Credit card banks also use specific marketing tactics to increase their profits. The most widely used marketing tool is the zero percent introductory interest rate offer. The credit card industry knows that many people will accumulate quite amount of debt on the card while the rate is at zero percent. Then, when the introductory period ends and the interest rate increases to 17 or 19%, the credit card bank earns significantly more profit than it would if it had never offered the zero percent rate on the card in the first place.

    A second tactic used to increase profits is to require a minimum monthly payment of only 2 or 3% to encourage cardholders to continuously carry a balance so they can rake in more interest income.
    Credit > Credit Cards > Credit Card Industry Profits
    credit report

    Has passage of the CARD Act negatively impacted the credit card industries’ profits? A little bit, but not by much. The credit card industry will always find loopholes to get around the Card Act. The biggest loophole all of them have already jumped through is getting rid of fixed interest rate credit cards that prevented the credit card issuers from raising the interest rate at a moment’s notice under the Card Act. Now they are issuing only variable rate interest credit cards which are tied to the prime rate. If a credit card has a variable rate, they can raise the interest rate much easier.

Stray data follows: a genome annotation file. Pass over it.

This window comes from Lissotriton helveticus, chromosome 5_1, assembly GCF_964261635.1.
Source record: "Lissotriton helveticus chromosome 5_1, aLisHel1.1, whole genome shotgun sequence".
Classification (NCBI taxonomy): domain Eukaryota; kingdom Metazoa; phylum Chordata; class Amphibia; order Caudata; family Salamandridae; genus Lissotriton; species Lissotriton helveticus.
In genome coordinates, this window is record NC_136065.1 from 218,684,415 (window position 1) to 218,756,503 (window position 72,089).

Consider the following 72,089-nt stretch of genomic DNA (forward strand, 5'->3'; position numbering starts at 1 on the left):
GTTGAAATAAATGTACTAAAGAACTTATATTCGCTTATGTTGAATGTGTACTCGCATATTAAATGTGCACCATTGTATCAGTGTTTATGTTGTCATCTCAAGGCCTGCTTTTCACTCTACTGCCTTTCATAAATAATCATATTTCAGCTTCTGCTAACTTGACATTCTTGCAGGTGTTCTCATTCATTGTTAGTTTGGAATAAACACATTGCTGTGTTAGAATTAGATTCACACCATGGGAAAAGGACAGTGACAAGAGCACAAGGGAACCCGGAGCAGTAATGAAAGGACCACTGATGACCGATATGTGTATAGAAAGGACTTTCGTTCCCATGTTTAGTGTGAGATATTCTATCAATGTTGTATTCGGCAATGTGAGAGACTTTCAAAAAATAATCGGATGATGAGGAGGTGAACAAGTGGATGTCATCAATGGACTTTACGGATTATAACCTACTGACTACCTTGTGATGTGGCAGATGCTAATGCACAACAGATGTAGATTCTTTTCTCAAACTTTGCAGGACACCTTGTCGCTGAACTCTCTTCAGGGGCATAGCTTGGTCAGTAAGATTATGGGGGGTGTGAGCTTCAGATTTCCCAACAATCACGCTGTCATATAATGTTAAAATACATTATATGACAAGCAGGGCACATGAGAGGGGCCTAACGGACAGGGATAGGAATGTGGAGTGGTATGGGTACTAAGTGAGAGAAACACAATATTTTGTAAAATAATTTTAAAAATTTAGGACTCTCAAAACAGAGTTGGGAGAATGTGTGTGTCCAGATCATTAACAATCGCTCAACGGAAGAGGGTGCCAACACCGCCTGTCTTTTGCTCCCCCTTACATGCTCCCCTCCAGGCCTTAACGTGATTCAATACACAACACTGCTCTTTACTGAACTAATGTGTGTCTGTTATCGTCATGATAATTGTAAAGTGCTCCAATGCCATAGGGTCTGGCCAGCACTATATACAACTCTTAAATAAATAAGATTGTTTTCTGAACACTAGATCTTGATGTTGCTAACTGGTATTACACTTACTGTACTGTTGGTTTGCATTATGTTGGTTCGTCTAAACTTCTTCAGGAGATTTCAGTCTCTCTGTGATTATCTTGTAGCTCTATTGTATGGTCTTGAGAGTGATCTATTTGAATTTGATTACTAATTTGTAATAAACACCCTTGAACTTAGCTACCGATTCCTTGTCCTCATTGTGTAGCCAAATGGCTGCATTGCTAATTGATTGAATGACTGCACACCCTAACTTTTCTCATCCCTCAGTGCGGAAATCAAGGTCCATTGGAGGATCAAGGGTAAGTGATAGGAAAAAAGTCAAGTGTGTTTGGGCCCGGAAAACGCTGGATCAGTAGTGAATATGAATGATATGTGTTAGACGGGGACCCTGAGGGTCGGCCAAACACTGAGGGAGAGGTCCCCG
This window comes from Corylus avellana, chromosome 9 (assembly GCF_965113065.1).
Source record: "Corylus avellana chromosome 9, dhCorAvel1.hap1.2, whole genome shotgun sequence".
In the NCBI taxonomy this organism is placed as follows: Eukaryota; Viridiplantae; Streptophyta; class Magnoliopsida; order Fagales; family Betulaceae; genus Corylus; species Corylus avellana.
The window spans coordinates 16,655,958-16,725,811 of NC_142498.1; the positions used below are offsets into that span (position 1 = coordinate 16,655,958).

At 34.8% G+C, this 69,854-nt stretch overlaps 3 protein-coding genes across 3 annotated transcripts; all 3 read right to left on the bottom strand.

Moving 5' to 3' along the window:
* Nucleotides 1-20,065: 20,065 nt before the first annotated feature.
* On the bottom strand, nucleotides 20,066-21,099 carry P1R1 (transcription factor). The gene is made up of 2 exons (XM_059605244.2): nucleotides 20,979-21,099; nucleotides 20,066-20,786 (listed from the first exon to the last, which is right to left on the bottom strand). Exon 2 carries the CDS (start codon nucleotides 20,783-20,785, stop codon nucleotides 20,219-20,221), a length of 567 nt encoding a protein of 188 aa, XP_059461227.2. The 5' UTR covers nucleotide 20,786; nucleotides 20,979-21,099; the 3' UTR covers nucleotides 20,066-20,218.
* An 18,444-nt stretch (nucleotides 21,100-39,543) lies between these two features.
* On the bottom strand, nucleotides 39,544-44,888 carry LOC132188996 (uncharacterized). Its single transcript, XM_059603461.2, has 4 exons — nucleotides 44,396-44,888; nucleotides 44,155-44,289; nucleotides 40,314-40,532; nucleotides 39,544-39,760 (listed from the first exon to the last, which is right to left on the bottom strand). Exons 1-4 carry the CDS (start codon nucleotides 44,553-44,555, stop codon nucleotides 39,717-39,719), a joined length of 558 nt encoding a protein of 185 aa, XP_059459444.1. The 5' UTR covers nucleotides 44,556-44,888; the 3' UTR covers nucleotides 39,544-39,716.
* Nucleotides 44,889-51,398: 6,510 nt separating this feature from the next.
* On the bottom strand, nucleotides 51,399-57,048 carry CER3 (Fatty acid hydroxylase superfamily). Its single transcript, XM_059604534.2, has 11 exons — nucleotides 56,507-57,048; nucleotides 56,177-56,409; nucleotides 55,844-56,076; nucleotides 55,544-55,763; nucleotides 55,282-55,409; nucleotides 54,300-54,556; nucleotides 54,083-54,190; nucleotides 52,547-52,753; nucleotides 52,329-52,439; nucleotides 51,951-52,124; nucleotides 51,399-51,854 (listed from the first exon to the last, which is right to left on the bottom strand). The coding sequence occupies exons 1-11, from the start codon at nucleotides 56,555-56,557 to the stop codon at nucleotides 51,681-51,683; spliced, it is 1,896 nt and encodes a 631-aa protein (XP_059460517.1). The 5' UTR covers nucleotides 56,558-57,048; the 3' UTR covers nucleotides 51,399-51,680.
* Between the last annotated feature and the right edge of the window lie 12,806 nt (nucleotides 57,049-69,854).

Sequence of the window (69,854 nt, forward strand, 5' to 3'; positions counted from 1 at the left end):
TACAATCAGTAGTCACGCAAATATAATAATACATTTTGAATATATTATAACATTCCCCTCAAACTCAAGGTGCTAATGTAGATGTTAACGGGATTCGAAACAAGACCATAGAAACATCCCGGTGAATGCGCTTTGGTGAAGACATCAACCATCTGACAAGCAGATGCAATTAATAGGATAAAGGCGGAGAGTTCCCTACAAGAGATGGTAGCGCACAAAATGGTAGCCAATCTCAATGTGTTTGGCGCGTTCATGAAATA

A second loophole they have found is to just raise interest rates on everyone across the board, which they have already done. The low interest rate credit card is fast becoming history for many Americans.

  • ONE HAPPY GUY

    If banks really wanted to save money they wouldn’t build a bank with 15 teller windows and then only have 3 tellers on

  • AP

    “Banks and branches have always gone hand-in-hand, but the traditional, brick-and-mortar bank branch is beginning to die off.”
    I see new bank buildings springing up everywhere, so number one is incorrect.

  • Rachel